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Building Occupant Exposures to Sewer Gas and Other Unpleasant Odors

The indoor air quality (IAQ) and industrial hygiene professionals at Clark Seif Clark provide testing and consulting services to identify and resolve exposure issues to sewer gas and other indoor pollutants.

Chatsworth, CA – WEBWIRE

Sewer gas is regularly mistaken for the mercaptan additive to natural gas that causes a rotten egg smell.

The presence of sewer gas in a home, school or commercial building can have a number of negative effects on building occupants. Aside from the obvious unpleasant nature of smelling an offensive odor, exposure can also decreased property values and result in lost revenues, impact productivity and increase absenteeism, cause metal corrosion, and result in health concerns and complaints.
The Wisconsin Department of Health Services states that sewer gas is a complex mixture of toxic and nontoxic gases that can be present at varying levels depending upon the source. It is formed during the decay of household and industrial waste. Highly toxic components of sewer gas include hydrogen sulfide and ammonia. Sewer gas also contains methane, carbon dioxide, sulfur dioxide and nitrous oxides.
“Sewer gas is regularly mistaken for the mercaptan additive to natural gas that causes a rotten egg smell,” said Derrick A. Denis, Vice President of Indoor Environmental Quality (IEQ) for Clark Seif Clark (CSC). “This leads to false reports of natural gas leaks, costly building evacuations and wild goose chases for gas companies and local fire departments. Building occupant complaints about health issues is another major issue when sewer gas is present. Exposure can irritate mucosal membranes in the eyes, nose and throat. These irritations can even occur at concentrations undetectable to people’s sense of smell.”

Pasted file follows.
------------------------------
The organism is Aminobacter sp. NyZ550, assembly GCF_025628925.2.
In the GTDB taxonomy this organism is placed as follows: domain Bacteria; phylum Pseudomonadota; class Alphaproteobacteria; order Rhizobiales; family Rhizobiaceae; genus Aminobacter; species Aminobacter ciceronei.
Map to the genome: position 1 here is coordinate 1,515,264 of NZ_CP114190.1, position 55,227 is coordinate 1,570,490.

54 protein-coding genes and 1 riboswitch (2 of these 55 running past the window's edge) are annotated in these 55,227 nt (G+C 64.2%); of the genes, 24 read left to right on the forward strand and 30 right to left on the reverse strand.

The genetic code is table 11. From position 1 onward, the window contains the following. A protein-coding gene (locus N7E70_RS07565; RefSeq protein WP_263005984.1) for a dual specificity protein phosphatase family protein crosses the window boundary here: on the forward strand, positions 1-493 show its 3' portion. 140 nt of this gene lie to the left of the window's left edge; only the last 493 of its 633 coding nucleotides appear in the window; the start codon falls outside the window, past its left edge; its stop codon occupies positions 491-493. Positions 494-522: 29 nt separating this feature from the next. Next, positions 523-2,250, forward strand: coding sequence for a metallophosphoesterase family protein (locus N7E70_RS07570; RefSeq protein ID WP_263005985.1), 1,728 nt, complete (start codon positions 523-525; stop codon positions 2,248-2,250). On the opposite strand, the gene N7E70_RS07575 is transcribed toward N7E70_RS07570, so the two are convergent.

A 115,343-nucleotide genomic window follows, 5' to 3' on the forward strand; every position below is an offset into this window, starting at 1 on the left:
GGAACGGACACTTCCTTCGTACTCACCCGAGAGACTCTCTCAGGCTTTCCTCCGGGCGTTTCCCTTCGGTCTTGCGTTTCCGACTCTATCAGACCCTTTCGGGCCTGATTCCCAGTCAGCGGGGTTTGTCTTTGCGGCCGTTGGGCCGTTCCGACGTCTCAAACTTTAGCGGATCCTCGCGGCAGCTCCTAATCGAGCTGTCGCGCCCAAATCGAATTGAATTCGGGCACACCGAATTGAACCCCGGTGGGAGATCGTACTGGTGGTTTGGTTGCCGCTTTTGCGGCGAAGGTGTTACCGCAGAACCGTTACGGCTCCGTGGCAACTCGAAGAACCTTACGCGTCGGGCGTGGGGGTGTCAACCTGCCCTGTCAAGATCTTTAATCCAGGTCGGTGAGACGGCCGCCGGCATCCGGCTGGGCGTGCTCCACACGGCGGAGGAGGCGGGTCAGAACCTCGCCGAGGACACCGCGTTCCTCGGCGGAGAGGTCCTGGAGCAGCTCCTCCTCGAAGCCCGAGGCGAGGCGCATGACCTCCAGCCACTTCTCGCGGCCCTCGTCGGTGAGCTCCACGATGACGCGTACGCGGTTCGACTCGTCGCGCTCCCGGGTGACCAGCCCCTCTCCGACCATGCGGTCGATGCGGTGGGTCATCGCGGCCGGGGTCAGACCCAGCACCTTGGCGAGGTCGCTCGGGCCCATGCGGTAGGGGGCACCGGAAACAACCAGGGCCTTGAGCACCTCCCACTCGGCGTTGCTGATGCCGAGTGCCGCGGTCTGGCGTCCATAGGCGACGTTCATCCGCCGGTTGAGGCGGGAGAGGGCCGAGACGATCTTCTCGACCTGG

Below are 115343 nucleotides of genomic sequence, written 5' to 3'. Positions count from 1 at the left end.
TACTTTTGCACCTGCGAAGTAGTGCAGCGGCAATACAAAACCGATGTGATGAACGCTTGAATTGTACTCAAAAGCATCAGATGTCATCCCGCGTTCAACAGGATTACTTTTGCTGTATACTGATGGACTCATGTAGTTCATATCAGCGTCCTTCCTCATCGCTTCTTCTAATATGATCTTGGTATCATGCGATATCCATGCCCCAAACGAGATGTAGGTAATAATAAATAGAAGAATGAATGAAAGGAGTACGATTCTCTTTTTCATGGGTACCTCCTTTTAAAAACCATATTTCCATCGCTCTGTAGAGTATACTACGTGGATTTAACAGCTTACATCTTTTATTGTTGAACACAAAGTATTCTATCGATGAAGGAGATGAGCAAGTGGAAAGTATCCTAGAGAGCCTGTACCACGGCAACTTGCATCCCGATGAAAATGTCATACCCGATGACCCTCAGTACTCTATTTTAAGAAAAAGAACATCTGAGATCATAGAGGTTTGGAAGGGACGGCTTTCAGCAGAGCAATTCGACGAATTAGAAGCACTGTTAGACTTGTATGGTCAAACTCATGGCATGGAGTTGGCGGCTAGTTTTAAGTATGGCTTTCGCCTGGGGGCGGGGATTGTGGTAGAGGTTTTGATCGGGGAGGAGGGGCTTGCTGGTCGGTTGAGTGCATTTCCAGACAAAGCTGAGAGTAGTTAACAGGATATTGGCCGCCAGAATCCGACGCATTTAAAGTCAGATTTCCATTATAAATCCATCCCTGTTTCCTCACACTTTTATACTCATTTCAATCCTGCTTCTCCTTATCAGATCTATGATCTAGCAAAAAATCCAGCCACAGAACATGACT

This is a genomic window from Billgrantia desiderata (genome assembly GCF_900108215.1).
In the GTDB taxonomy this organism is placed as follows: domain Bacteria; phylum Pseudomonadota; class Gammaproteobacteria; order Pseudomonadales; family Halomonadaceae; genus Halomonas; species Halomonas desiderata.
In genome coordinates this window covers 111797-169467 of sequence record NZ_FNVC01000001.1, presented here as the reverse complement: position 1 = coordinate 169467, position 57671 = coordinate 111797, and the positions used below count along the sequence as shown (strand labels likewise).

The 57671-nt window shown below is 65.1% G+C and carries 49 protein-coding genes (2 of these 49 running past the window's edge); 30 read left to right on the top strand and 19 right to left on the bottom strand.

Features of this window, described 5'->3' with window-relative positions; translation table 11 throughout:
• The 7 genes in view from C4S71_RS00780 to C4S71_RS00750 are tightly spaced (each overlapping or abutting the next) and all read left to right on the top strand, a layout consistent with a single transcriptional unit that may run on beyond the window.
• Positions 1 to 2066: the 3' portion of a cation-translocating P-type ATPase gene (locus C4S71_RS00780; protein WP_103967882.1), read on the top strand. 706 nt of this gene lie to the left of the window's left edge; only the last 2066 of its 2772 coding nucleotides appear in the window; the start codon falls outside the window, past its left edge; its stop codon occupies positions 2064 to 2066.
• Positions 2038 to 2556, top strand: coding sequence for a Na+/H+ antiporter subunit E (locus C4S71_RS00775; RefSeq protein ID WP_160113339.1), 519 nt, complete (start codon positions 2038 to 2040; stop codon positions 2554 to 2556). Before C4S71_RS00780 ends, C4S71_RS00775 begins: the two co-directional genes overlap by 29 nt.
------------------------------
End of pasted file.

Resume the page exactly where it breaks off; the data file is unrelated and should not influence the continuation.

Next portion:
While the presence of sewer gas infiltration can be obvious at times, the source of the problem is often elusive. Diagnosis by building science experts is frequently the best solution to identify the causes and to develop solutions. At CSC, their building science and IEQ professionals are regularly called upon to identify and resolve complaints involving sewer gas and other mystery odors. Their experts have decades of experience with building systems and air testing services to quickly identify causes and develop reliable solutions. CSC has also recently sponsored an educational video about sewer gas that can be seen at:
To learn more about this or other indoor air quality, building science, industrial hygiene, environmental, health and safety services, please visit, email or call (800) 807-1118. 
About Clark Seif Clark
CSC was established in 1989 to help clients in both public and private sectors address indoor air quality, occupational, environmental, and health and safety (EH&S) issues.  CSC is a leading provider of these services with multiple offices along the western seaboard and southwest. The company believes in science-based protocols and has a strong background in engineering, making them the preferred environmental consultants to industrial clients, healthcare facilities, architects, schools, builders, contractors, developers and real estate professionals.

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 Sewer Gas
 Mystery Odor
 Industrial Hygiene
 Indoor Air Quality

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